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The New Kingdom is characterized by the incredible wealth collected by the Pharaohs due to successful foreign control that was spread through the land. This wealth and remote stability was responsible for several of the great pyramids, extravagant tombs and rich decorations of the time, rendering the New Kingdom Egypt strongest point in ancient history. 10 Percussion instruments such as drums and bells were popular and usually served one specific purpose. Egypt was also well tuned with reed instruments; ancient flutes and clarinets made of intricate parallel deed pipes played with mouthpieces and finger holes.

With the glamour of the time, instruments were not Just instruments, they were commonly decorated to suit whatever their purpose or event was. Just like the tombs and pyramids, Egyptian instruments were an expression of the culture of the time. Along with the well-known architectural and monumental feats of the New Kingdom, the fine arts took full advantage of this new grand period of Egyptian history. Unlike most other early cultures, attributes of the time were well documented with actual pictures, and the art of the time was portrayed in both walls and scrolls. L While not much is known about the musical composition of the time, there is immense knowledge about the musical instruments used. Instruments of the New Kingdom ranged from as simple as the human hand clapping to a beat to as complicated as string instruments resembling the modern harp. Not much is known about early Egyptian instruments, partially for lack of documentation and partially for lack of existence. It was only when an influx of wealth and cultural superiority cam to Egypt in the New Kingdom hat music was embraced and recorded.

Musical involvement in an Egyptian society increased with the economic and political power Egypt had, leading to a richer and more intellectual culture. The use of music and education of the art directly correlated with an increase of extensive burial and wedding ceremonies and impressive social and political events. 12 Be it Greek education, Roman Expansion or Egyptian riches, music, and music education is most relevant in a civilization at the height of it’s existence. The study of ancient of ancient civilizations can also teach us lot about our modern world, and music education is no exception.

Even today in the United States, the pattern of what a society is focused on depends on its economic and political status continues Just like it did in Greece, Rome, and Egypt. Faced with a twenty first century recession and heavily disputed political system, America’s focus on music and music education is dwindling. It is a known fact that when a school or after school program doesn’t have sufficient funding, music and coir programs are usually the first to go. In a recession such as the one we are currently in the midst of, education, presumably for fear of not being able to find work in creative fields.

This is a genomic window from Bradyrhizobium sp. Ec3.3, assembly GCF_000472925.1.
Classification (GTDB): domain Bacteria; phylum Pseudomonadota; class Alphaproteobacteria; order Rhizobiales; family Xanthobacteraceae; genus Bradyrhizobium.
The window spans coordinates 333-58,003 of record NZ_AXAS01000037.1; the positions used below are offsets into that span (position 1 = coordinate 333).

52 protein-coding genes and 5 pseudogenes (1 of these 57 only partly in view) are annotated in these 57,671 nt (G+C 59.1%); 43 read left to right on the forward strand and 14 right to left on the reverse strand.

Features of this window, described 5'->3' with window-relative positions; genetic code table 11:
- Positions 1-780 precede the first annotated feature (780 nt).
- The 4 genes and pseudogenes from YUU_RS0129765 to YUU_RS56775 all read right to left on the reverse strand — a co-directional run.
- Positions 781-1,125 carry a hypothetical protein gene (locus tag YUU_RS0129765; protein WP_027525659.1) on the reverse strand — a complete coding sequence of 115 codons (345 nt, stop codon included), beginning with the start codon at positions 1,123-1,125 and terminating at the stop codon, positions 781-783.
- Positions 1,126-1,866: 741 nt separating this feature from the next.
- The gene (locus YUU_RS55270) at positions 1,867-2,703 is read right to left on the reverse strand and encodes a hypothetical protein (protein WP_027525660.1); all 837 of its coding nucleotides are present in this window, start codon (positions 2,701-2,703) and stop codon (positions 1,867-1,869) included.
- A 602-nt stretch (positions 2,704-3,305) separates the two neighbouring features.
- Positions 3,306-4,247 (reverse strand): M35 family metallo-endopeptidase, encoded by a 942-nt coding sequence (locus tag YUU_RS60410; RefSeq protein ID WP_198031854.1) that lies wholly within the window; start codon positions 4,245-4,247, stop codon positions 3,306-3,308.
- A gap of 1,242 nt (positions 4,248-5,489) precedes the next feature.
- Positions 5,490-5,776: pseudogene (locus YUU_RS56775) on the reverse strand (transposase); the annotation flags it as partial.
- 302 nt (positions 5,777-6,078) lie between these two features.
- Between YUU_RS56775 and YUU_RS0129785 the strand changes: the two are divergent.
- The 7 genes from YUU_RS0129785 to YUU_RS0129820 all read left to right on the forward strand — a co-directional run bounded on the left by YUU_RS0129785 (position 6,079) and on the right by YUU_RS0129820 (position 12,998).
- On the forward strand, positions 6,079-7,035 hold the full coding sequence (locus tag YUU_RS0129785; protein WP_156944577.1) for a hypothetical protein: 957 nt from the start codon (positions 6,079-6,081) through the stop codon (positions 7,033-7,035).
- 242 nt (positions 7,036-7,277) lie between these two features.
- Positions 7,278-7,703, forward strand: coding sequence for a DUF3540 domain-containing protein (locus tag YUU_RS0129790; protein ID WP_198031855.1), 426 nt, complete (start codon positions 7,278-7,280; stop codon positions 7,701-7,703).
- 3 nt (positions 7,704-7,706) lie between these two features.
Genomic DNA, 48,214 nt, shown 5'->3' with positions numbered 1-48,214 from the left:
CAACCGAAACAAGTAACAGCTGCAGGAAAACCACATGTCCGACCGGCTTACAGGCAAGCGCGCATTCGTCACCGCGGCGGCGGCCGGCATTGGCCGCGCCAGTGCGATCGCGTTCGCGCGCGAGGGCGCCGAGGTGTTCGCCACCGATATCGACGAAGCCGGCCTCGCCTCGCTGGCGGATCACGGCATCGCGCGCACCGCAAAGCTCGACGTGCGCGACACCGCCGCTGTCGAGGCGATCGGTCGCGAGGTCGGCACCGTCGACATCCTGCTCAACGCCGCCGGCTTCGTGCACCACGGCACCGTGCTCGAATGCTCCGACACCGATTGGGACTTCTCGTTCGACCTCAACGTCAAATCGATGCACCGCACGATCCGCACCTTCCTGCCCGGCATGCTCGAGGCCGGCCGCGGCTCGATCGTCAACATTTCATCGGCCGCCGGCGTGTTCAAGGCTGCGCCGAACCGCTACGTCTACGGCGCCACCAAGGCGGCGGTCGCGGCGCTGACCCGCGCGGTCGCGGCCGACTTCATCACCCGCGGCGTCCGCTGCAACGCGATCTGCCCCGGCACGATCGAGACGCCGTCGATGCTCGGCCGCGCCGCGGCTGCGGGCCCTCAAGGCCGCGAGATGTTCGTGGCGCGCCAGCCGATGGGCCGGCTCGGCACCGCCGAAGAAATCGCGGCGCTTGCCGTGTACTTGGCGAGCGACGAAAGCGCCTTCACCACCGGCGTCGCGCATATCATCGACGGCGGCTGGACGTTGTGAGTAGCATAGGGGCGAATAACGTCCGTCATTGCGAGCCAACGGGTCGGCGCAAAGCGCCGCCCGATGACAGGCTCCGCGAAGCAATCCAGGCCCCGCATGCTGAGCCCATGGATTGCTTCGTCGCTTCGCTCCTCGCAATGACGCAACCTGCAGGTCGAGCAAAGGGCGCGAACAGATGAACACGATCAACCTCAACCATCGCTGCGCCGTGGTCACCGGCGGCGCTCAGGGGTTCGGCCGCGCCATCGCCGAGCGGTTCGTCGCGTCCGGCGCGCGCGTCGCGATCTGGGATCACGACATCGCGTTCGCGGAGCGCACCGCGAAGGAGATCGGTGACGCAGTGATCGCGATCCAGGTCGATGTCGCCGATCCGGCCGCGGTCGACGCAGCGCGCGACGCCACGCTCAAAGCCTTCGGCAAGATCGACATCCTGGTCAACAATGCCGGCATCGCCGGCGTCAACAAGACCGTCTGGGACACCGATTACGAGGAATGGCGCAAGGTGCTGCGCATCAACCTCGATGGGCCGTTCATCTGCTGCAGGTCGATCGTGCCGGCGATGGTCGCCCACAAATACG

While newspaper articles, official debates and even local news are focused on universal healthcare, foreign relations and the constant worry of employment rates, music is being left behind. It is simply a matter of focus. As a product of evolution, our priorities lay in doing what it takes to survive, and as with all other times in history, that of course does not include music or it’s teaching. When the going gets tough, the tough forget about he arts, but luckily, when a civilization is at it’s greatest, music and USIA education shine.

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History of Music Education: Greek, Roman and Egyptian Essay
Think of a flute. By contrast to today's auditory technology, it seems like such a simple instrument; a long rod with holes in it to pass air through creating sound. So simple in fact, a flute may have been the first musical instrument I history. A in Southern Germany, a flute similar to the one you're thinking of was found, only this flute is thought to be 35,000 years old. L This flute's story, unlike its build, is anything but simple. This flute is thought to be the mark of
2021-02-09 11:15:42
History of Music Education: Greek, Roman and Egyptian Essay